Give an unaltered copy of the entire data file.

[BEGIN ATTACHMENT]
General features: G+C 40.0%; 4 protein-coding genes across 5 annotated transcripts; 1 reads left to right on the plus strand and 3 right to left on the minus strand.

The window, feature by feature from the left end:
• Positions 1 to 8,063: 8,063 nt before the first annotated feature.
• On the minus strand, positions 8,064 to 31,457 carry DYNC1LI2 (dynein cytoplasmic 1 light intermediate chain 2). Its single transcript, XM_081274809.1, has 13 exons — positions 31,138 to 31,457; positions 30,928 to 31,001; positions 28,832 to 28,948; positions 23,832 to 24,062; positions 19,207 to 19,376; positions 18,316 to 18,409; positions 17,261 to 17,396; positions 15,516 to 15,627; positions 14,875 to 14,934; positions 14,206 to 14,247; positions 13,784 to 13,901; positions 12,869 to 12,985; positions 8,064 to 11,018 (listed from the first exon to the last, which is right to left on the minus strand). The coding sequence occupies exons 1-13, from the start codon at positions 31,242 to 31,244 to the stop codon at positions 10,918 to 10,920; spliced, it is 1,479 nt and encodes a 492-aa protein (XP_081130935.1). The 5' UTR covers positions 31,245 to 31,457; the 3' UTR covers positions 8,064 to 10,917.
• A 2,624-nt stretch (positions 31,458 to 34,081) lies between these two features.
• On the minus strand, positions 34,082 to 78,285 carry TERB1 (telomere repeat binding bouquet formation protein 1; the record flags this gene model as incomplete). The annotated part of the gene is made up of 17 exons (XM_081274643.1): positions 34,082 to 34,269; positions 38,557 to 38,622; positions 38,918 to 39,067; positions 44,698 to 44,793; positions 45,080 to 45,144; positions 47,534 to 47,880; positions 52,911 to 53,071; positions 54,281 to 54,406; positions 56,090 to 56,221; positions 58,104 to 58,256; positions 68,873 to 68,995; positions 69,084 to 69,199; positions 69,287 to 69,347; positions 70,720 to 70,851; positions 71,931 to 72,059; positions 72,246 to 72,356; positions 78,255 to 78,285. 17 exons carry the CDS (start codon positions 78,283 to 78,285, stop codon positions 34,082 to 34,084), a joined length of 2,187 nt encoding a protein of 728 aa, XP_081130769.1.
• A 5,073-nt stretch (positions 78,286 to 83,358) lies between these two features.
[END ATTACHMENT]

General features: G+C 40.0%; 4 protein-coding genes across 5 annotated transcripts; 1 reads left to right on the plus strand and 3 right to left on the minus strand.

The window, feature by feature from the left end:
• Positions 1 to 8,063: 8,063 nt before the first annotated feature.
• On the minus strand, positions 8,064 to 31,457 carry DYNC1LI2 (dynein cytoplasmic 1 light intermediate chain 2). Its single transcript, XM_081274809.1, has 13 exons — positions 31,138 to 31,457; positions 30,928 to 31,001; positions 28,832 to 28,948; positions 23,832 to 24,062; positions 19,207 to 19,376; positions 18,316 to 18,409; positions 17,261 to 17,396; positions 15,516 to 15,627; positions 14,875 to 14,934; positions 14,206 to 14,247; positions 13,784 to 13,901; positions 12,869 to 12,985; positions 8,064 to 11,018 (listed from the first exon to the last, which is right to left on the minus strand). The coding sequence occupies exons 1-13, from the start codon at positions 31,242 to 31,244 to the stop codon at positions 10,918 to 10,920; spliced, it is 1,479 nt and encodes a 492-aa protein (XP_081130935.1). The 5' UTR covers positions 31,245 to 31,457; the 3' UTR covers positions 8,064 to 10,917.
• A 2,624-nt stretch (positions 31,458 to 34,081) lies between these two features.
• On the minus strand, positions 34,082 to 78,285 carry TERB1 (telomere repeat binding bouquet formation protein 1; the record flags this gene model as incomplete). The annotated part of the gene is made up of 17 exons (XM_081274643.1): positions 34,082 to 34,269; positions 38,557 to 38,622; positions 38,918 to 39,067; positions 44,698 to 44,793; positions 45,080 to 45,144; positions 47,534 to 47,880; positions 52,911 to 53,071; positions 54,281 to 54,406; positions 56,090 to 56,221; positions 58,104 to 58,256; positions 68,873 to 68,995; positions 69,084 to 69,199; positions 69,287 to 69,347; positions 70,720 to 70,851; positions 71,931 to 72,059; positions 72,246 to 72,356; positions 78,255 to 78,285. 17 exons carry the CDS (start codon positions 78,283 to 78,285, stop codon positions 34,082 to 34,084), a joined length of 2,187 nt encoding a protein of 728 aa, XP_081130769.1.
• A 5,073-nt stretch (positions 78,286 to 83,358) lies between these two features.